Adrian Peterson and the Subjectivity of Savagery

Peterson's case casts a spotlight on the NFL, yet our corporal punishment laws remain in the shadows

Adrian Peterson during a game on September 7th, 2014 in St. Louis, Missouri. Credit: Dilip Vishwanat/Getty Images

Imagine how much differently the last two weeks could have gone for the NFL.

Were it on the right side of the issues, the league could have boldly addressed some of our most pressing societal ills: Domestic violence. Child abuse. Excessive celebration.

Instead, the National Football League has flouted all of our most coveted cultural traditions. First it bravely defied the protection of women as a guiding social principle with impotent punishments against ogres like Ray Rice and Greg Hardy. Then the NFL courageously sacked the safeguarding of children with the Vikings' reinstatement of Adrian Peterson.

The team has since placed him on the league's exempt list "after giving the situation additional thought," though in this case, said situation probably refers as much to the suspension of sponsorship by the Radisson hotel chain as it does any suspension Peterson may be due.

If this sinking ship were the Titanic, the cry would be "women and children last." That's the consequence of letting the marketplace decide what used to be the province of boring, unprofitable stuff like ethics and decency.

But while there are similarities between Rice and Peterson – both are running backs, both ran the 40 in 4.4 seconds, both resorted to violence – their cases are not the same. Not as far as the law is concerned. And calls for punishment consistent with the more recent discipline Rice has received are misdirected.

Nineteen states allow school faculty to hit children, while almost every state in the union allows it in the home. Behavior that would ordinarily constitute felony assault against an adult is considered justifiable discipline when applied to a child. For comparison, 38 nations prohibit the kind of physical punishment legally administered to children in the U.S., including such progressive outposts as South Sudan, the Republic of Congo and Turkmenistan.

Here's how Texas statute 22.04, the law in the state where Peterson's admitted "whooping" occurred, defines the abuse of a child: "Intentionally, knowingly, recklessly, or with criminal negligence" causing "serious bodily injury; serious mental deficiency, impairment, or injury; or bodily injury."

Adrian Peterson gets a helmet, pads and targeting rules to protect his safety. His kid gets a couple of semicolons.

Now, put the previous statute in practical terms. Better yet, ask the typical person serving on a jury to do it. Because prosecution for child abuse ultimately hinges on community standards of reasonable corporal punishment. Call it the subjectivity of savagery.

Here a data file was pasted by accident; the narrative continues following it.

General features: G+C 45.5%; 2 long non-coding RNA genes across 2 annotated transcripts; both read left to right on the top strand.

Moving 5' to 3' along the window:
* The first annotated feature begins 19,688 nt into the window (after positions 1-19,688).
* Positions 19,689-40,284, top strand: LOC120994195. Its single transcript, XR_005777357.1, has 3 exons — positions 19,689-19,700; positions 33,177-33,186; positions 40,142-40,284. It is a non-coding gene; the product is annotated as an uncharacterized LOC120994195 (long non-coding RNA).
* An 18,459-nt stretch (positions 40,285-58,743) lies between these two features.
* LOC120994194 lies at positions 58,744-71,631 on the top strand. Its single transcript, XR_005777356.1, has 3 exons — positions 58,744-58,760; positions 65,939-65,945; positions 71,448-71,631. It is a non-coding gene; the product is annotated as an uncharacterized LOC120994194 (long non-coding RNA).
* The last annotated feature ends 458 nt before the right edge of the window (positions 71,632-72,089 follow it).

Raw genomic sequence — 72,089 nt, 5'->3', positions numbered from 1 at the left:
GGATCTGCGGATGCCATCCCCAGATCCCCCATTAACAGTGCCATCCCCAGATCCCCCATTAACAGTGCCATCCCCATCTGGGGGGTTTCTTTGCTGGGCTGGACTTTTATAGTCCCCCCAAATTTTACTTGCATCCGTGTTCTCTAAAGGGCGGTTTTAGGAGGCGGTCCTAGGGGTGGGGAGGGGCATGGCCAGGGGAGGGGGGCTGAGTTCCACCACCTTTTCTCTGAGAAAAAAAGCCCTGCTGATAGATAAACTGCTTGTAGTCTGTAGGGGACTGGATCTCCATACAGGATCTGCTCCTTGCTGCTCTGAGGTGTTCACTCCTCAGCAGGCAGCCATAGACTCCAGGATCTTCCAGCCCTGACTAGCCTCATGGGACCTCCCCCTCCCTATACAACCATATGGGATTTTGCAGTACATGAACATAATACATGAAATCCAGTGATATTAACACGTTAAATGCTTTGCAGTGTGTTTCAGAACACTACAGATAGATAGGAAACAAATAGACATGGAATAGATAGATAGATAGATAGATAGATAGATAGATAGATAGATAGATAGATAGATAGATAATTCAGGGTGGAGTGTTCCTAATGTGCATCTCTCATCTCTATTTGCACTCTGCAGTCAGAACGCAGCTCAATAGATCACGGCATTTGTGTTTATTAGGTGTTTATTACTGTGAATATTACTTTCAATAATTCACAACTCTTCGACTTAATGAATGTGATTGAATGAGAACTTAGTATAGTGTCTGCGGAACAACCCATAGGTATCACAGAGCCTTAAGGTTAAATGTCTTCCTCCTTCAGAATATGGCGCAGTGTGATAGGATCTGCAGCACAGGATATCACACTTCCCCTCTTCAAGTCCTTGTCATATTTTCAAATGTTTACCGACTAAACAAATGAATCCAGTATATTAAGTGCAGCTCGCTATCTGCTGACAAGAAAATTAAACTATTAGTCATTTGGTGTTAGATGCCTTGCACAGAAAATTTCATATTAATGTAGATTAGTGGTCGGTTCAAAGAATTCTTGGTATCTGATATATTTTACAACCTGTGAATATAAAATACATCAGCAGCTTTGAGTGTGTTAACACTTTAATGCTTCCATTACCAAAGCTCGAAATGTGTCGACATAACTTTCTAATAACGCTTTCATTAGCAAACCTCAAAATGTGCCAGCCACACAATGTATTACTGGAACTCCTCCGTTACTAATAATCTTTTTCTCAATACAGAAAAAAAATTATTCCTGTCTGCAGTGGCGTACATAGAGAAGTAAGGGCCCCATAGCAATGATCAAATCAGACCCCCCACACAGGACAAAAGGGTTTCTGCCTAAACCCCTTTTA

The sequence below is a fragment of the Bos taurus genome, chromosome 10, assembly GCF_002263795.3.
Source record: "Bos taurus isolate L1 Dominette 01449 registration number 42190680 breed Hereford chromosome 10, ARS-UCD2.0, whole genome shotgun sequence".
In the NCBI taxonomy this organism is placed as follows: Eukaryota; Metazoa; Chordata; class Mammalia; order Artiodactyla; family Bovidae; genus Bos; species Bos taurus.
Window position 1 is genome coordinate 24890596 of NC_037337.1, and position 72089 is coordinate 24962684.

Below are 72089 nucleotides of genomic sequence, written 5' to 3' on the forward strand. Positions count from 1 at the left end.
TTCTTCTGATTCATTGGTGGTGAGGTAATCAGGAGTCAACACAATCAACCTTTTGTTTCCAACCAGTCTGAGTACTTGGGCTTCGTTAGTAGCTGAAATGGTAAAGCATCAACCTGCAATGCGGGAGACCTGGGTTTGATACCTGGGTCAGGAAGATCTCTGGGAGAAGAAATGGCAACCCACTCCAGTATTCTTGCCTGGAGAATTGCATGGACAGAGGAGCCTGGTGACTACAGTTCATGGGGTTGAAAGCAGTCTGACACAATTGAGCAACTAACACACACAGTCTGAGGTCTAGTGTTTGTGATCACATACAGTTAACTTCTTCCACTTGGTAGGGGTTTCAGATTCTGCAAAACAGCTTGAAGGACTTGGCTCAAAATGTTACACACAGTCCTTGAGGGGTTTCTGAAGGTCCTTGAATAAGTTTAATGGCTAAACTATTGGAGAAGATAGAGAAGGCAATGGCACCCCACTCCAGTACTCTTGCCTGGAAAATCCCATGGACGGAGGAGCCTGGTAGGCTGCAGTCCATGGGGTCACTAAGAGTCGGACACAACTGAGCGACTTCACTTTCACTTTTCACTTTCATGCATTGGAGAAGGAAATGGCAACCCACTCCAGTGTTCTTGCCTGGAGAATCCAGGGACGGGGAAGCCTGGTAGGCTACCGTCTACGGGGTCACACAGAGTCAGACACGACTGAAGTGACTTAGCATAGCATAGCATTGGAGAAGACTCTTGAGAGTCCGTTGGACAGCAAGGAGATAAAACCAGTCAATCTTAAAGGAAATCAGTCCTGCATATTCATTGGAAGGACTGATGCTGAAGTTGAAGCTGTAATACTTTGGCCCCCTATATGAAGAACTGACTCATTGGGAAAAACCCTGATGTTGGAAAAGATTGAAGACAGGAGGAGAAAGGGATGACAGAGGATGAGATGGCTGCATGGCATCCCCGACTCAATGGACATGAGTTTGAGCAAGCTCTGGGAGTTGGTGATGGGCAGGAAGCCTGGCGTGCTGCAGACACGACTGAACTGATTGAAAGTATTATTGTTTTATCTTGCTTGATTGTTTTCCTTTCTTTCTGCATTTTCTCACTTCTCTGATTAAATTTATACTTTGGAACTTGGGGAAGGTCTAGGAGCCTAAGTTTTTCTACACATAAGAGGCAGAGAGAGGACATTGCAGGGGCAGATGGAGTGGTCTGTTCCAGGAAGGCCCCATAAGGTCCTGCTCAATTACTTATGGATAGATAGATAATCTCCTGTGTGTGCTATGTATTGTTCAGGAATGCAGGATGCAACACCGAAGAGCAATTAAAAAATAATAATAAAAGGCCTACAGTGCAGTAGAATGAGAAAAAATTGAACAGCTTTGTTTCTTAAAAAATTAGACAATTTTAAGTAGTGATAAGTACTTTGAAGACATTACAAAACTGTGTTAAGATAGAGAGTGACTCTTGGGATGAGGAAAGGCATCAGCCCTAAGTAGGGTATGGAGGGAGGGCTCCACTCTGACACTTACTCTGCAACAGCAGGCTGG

Where else in our nation's legal codes are gray areas left open to reasonable interpretations of unprovoked physical violence?

The great paradox of our attitude towards kids in this country is that they're our most vulnerable, defenseless citizens, in need of the strictest protections; yet we deny them those protections and pass laws permitting violence against only them.

The laws in some cases are parodies of themselves.

One instance in which the Texas Department of Family and Protective Services prohibits corporal punishment: foster care. In an interview with the Forth Worth Star-Telegram, an agency spokesperson was quoted as saying, "Children who are in foster care have all been victimized in some way… some have suffered physical abuse and many have witnessed violence in their homes and families, so using corporal punishment would be inappropriate."

Texas law acknowledges that violence is inappropriate, yet only protects children who have already been victims of it. Can you imagine a law that outlawed rape only when the victim has previously been assaulted? It's a mirror of our culture's ongoing abhorrence of sex but acceptance of violence.

In this country, it doesn't take much for a star of the stage, screen or field to draw scorn for not being an upstanding role model. But what kind of role models are we being when we beat a child with a paddle?

Research has show that aggression only begets more aggression. So disciplining your child with violence might keep him from pulling his sister's hair in the immediate term, it's also demonstrating that physical violence is an acceptable path to conflict resolution in the long-term.

Kinda the way it did for little Adrian Peterson.

It's been argued that children have been disciplined this way since time immemorial, an old-school means of behavior correction for which parents are not to be judged. Given that, and most existing state laws – which we as citizens support either actively or tacitly – I don't have the right to comment on how you deal with your child. My contempt must instead be reserved for years later, when that child is an adult who sees violence as a means to an end.

It's because of these laws that those who physically discipline their children – an estimated 80 percent of American parents – are better protected than those they abuse.

It's because of these laws that we can no sooner make Peterson accountable for beating a child in Texas than we can make him accountable for carrying an assault rifle into an Olive Garden.

By all means judge Adrian Peterson. Excoriate him. Hang him in the square of public opinion and set fire to your number 28 jersey. But, like most rage, it's off-mark. The fury and condemnation being leveled at Peterson is better spent on neighbors and legislators, whose collective action is the only way to ensure that a kid's only defenders aren't also his attackers.